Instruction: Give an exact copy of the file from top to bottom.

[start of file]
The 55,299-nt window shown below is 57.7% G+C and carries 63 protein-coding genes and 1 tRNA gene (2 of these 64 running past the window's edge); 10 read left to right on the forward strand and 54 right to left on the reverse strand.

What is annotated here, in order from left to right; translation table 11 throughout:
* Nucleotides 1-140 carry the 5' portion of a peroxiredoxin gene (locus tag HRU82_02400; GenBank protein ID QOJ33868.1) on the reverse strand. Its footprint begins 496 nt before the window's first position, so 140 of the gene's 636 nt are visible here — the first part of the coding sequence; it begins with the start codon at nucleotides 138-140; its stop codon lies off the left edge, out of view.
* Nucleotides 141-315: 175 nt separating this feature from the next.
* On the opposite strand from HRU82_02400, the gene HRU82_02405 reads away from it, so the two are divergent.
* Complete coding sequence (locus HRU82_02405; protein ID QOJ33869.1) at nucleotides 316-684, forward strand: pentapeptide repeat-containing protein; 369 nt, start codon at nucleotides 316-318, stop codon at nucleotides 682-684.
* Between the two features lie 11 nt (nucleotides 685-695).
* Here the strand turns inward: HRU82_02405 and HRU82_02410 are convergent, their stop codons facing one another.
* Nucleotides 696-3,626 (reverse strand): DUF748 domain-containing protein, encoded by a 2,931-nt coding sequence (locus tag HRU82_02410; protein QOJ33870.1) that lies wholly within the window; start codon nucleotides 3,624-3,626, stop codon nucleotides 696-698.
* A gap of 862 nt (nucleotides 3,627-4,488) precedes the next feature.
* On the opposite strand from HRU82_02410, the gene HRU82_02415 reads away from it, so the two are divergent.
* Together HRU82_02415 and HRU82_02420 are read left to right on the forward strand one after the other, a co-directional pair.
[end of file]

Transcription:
The 55,299-nt window shown below is 57.7% G+C and carries 63 protein-coding genes and 1 tRNA gene (2 of these 64 running past the window's edge); 10 read left to right on the forward strand and 54 right to left on the reverse strand.

What is annotated here, in order from left to right; translation table 11 throughout:
* Nucleotides 1-140 carry the 5' portion of a peroxiredoxin gene (locus tag HRU82_02400; GenBank protein ID QOJ33868.1) on the reverse strand. Its footprint begins 496 nt before the window's first position, so 140 of the gene's 636 nt are visible here — the first part of the coding sequence; it begins with the start codon at nucleotides 138-140; its stop codon lies off the left edge, out of view.
* Nucleotides 141-315: 175 nt separating this feature from the next.
* On the opposite strand from HRU82_02400, the gene HRU82_02405 reads away from it, so the two are divergent.
* Complete coding sequence (locus HRU82_02405; protein ID QOJ33869.1) at nucleotides 316-684, forward strand: pentapeptide repeat-containing protein; 369 nt, start codon at nucleotides 316-318, stop codon at nucleotides 682-684.
* Between the two features lie 11 nt (nucleotides 685-695).
* Here the strand turns inward: HRU82_02405 and HRU82_02410 are convergent, their stop codons facing one another.
* Nucleotides 696-3,626 (reverse strand): DUF748 domain-containing protein, encoded by a 2,931-nt coding sequence (locus tag HRU82_02410; protein QOJ33870.1) that lies wholly within the window; start codon nucleotides 3,624-3,626, stop codon nucleotides 696-698.
* A gap of 862 nt (nucleotides 3,627-4,488) precedes the next feature.
* On the opposite strand from HRU82_02410, the gene HRU82_02415 reads away from it, so the two are divergent.
* Together HRU82_02415 and HRU82_02420 are read left to right on the forward strand one after the other, a co-directional pair.